While there seems to be plenty of underlying support when we look at just the cotton fundamentals, the market is facing considerable headwinds on the macro front. Yesterday the Fed decided to hike interest rates for the first time since 2006, which in turn gave the US dollar a boost today, knocking the CRB index to yet another new low (minus 26% year-to-date). And there seems to be no bottom in sight yet!
Meanwhile China continued to let its currency slide further, with the Yuan now near 6.50 to the dollar. This trend is likely to continue and it could drag emerging market currencies with it, as capital flight and the urge to remain competitive add up to further depreciation. Credit markets are therefore becoming increasingly nervous, as the current environment makes it a lot more difficult for companies to service their debt.
However, amid all the doom and gloom there are also some bright spots to point out! Cheap energy prices, couples with still record low interest rates, are providing consumers and companies around the globe with a much-needed shot in the arm. The world uses around 94 million barrels of crude oil a day and with prices now around 70 dollars cheaper than in the summer of 2014, the transaction value has dropped by around 6.5 billion dollars a day or 2.37 trillion dollars a year! While that’s a problem for oil producers, it is of great benefit to anyone that consumes energy!
The same goes for the cost of money! It has never been cheaper to finance a house or a car loan, and sooner or later this cheap energy and low interest “tax cut” will work its way through the economy and boost aggregate demand, probably when the markets least expect it.
So where do we go from here? The market seems to have moved back to its ‘fair value’ near 63 cents, although speculators and the trade both carry much bigger positions than the last time we were at this level.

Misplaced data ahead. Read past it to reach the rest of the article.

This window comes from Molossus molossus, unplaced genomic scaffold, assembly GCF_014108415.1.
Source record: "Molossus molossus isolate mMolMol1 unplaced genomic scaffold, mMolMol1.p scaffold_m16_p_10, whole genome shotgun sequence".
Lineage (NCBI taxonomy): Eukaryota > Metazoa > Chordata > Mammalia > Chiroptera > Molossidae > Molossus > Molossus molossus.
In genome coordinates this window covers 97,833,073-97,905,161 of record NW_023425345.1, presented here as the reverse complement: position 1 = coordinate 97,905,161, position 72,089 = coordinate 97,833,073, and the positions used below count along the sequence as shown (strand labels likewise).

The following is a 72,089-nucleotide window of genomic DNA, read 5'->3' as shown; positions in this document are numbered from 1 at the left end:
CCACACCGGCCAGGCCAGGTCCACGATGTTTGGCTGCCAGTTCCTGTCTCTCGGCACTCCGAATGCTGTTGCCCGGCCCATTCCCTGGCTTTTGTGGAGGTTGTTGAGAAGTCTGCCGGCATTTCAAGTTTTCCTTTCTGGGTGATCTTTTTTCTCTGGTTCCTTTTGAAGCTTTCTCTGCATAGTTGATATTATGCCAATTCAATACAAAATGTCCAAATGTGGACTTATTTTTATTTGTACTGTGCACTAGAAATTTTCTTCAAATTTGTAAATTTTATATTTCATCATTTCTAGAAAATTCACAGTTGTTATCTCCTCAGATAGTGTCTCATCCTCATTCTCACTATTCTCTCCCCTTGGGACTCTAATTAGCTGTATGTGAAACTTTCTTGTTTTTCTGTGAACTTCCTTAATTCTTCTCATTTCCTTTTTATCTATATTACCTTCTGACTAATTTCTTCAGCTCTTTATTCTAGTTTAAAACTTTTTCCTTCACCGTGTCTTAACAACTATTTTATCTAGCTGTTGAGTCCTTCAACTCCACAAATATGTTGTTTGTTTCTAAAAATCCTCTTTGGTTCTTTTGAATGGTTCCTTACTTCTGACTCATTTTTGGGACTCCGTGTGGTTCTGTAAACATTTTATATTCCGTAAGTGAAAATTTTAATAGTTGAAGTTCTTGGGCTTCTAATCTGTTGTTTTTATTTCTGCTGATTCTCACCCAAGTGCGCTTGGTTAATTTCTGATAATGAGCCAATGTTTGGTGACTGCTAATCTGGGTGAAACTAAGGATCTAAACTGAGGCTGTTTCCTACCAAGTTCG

The risk to the downside is that a big chunk of the 6.0 million bales net long that the specs recently accumulated gets flushed out, which could happen if the macro picture were to deteriorate further. A stronger dollar, a stock market selloff or credit market jitters are all potential triggers, along with a potentially bearish turn in the chart. So far the market has been able to hold above the former long-term downtrend line dating back to July that has now become support, but a breach below 62.70 would open the door for a move to 61.50 cents and beyond that to 59.50 cents.
The trade on the other hand has a rather large short position in the futures market at the moment with over 12 million bales net and given the statistical situation we feel that a lot of market participants are looking to fix or buy cotton on the next break, which should translate into considerable support for the futures market. Given the strong basis in the US and the relatively small supply of machine-picked high grades this season, we don’t see too much downside from here. We therefore feel that the recent trading range will remain intact for now and maintain our slightly more optimistic stance for the second half of the season.